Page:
GRAY, Maine (NEWS CENTER) — The Maine Center for Disease Control and Prevention (Maine CDC) is investigating a case of pertussis, also known as (whooping cough) in Gray.
Superintendent of Gray Schools, Craig King emailed parents and guardians about the case Thursday.
The CDC says pertussis is an illness that is spread from person to person through coughing and sneezing. Pertussis usually begins with symptoms of a common cold (sore throat, and runny nose) and often develops into a severe cough after a few weeks. The cough can last for several weeks or more. Most children are vaccinated against pertussis, but it is still possible for vaccinated children to become ill. Babies are most at risk of serious illness.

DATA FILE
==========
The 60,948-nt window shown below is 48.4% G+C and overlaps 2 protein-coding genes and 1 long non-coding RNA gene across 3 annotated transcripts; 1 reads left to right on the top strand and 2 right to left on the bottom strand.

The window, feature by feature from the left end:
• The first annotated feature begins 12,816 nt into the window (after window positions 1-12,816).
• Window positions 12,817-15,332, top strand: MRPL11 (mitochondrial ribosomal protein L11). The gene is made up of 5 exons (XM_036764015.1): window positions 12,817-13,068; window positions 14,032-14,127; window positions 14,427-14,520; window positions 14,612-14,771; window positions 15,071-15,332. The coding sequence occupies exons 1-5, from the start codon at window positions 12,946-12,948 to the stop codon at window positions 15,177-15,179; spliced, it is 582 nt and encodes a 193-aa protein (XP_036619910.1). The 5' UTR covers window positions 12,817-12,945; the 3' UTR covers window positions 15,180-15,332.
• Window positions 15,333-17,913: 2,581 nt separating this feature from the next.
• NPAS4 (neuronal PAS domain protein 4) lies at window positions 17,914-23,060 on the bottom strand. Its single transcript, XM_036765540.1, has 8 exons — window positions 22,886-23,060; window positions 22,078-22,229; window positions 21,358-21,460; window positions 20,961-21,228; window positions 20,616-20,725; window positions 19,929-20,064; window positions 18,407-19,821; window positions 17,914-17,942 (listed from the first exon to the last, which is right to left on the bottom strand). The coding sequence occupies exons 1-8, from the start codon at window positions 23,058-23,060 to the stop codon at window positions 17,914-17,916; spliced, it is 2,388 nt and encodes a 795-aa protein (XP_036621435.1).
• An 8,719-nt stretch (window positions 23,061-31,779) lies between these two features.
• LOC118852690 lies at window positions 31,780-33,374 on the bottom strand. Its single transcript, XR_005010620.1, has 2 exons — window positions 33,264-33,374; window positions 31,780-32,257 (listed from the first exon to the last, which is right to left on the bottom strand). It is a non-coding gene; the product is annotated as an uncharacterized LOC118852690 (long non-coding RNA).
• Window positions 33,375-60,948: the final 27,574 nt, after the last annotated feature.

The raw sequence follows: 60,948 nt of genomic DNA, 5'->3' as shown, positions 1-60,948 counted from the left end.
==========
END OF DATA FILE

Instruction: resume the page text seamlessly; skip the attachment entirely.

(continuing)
To prevent the spread of pertussis in your community, we are making the following recommendations:
1. If your child has a severe cough (may include coughing to the point of gagging, vomiting after coughing or difficulty breathing) or a prolonged cough lasting 2 weeks or longer, please take your child home and contact your health care provider. If your provider suspects pertussis, they will obtain a specimen to be sent for pertussis testing.
2. Children/Adults with severe cough, prolonged cough or confirmed pertussis will be started on antibiotics and will need to remain at home for 5 days while taking these antibiotics.
3. Please check with your medical provider to be sure you and your child are up-to-date on pertussis vaccine. Most children have had vaccine before the age 7 years, but their immunity to the disease may gradually wane over time. Booster shots (Tdap) are now recommended for children 11-18 years old. A single Tdap shot is also recommended for adults, especially adults who have contact with infants and young children.
If you have further questions, please contact the nurse at your child’s school or the Maine CDC at 1-800-821-5821.